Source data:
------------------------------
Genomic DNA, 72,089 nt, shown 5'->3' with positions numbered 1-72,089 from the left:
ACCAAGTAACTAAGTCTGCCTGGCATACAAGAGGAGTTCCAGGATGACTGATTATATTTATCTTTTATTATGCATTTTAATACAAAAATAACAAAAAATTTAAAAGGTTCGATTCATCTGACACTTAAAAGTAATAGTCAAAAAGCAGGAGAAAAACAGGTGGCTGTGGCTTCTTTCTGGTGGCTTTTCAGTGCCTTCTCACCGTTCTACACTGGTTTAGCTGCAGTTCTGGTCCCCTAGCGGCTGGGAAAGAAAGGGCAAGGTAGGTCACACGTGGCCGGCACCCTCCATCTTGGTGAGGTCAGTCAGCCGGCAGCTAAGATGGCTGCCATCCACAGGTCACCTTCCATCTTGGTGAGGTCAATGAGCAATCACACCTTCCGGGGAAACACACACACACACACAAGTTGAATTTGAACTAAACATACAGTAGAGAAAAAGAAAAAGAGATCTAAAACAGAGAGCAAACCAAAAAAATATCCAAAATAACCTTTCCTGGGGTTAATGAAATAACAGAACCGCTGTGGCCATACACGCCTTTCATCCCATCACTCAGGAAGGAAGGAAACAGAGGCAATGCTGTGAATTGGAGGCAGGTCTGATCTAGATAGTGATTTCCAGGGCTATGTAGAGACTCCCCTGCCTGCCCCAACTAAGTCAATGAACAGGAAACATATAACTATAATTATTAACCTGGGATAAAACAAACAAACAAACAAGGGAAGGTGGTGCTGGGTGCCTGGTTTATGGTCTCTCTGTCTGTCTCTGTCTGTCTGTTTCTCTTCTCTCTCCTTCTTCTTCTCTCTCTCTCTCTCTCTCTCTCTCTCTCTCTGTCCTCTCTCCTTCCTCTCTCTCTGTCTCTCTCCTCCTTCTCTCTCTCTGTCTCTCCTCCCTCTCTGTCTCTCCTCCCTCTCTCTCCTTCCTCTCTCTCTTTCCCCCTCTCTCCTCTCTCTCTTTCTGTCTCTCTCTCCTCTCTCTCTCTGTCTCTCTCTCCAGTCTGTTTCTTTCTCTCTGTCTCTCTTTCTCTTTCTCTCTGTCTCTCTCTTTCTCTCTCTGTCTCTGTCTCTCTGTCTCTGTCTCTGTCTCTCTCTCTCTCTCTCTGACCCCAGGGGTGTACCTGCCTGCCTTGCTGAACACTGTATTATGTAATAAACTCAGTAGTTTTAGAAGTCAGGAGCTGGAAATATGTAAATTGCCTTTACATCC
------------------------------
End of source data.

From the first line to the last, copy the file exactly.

Genomic DNA, 72,089 nt, shown 5'->3' with positions numbered 1-72,089 from the left:
ACCAAGTAACTAAGTCTGCCTGGCATACAAGAGGAGTTCCAGGATGACTGATTATATTTATCTTTTATTATGCATTTTAATACAAAAATAACAAAAAATTTAAAAGGTTCGATTCATCTGACACTTAAAAGTAATAGTCAAAAAGCAGGAGAAAAACAGGTGGCTGTGGCTTCTTTCTGGTGGCTTTTCAGTGCCTTCTCACCGTTCTACACTGGTTTAGCTGCAGTTCTGGTCCCCTAGCGGCTGGGAAAGAAAGGGCAAGGTAGGTCACACGTGGCCGGCACCCTCCATCTTGGTGAGGTCAGTCAGCCGGCAGCTAAGATGGCTGCCATCCACAGGTCACCTTCCATCTTGGTGAGGTCAATGAGCAATCACACCTTCCGGGGAAACACACACACACACACAAGTTGAATTTGAACTAAACATACAGTAGAGAAAAAGAAAAAGAGATCTAAAACAGAGAGCAAACCAAAAAAATATCCAAAATAACCTTTCCTGGGGTTAATGAAATAACAGAACCGCTGTGGCCATACACGCCTTTCATCCCATCACTCAGGAAGGAAGGAAACAGAGGCAATGCTGTGAATTGGAGGCAGGTCTGATCTAGATAGTGATTTCCAGGGCTATGTAGAGACTCCCCTGCCTGCCCCAACTAAGTCAATGAACAGGAAACATATAACTATAATTATTAACCTGGGATAAAACAAACAAACAAACAAGGGAAGGTGGTGCTGGGTGCCTGGTTTATGGTCTCTCTGTCTGTCTCTGTCTGTCTGTTTCTCTTCTCTCTCCTTCTTCTTCTCTCTCTCTCTCTCTCTCTCTCTCTCTCTCTGTCCTCTCTCCTTCCTCTCTCTCTGTCTCTCTCCTCCTTCTCTCTCTCTGTCTCTCCTCCCTCTCTGTCTCTCCTCCCTCTCTCTCCTTCCTCTCTCTCTTTCCCCCTCTCTCCTCTCTCTCTTTCTGTCTCTCTCTCCTCTCTCTCTCTGTCTCTCTCTCCAGTCTGTTTCTTTCTCTCTGTCTCTCTTTCTCTTTCTCTCTGTCTCTCTCTTTCTCTCTCTGTCTCTGTCTCTCTGTCTCTGTCTCTGTCTCTCTCTCTCTCTCTCTGACCCCAGGGGTGTACCTGCCTGCCTTGCTGAACACTGTATTATGTAATAAACTCAGTAGTTTTAGAAGTCAGGAGCTGGAAATATGTAAATTGCCTTTACATCC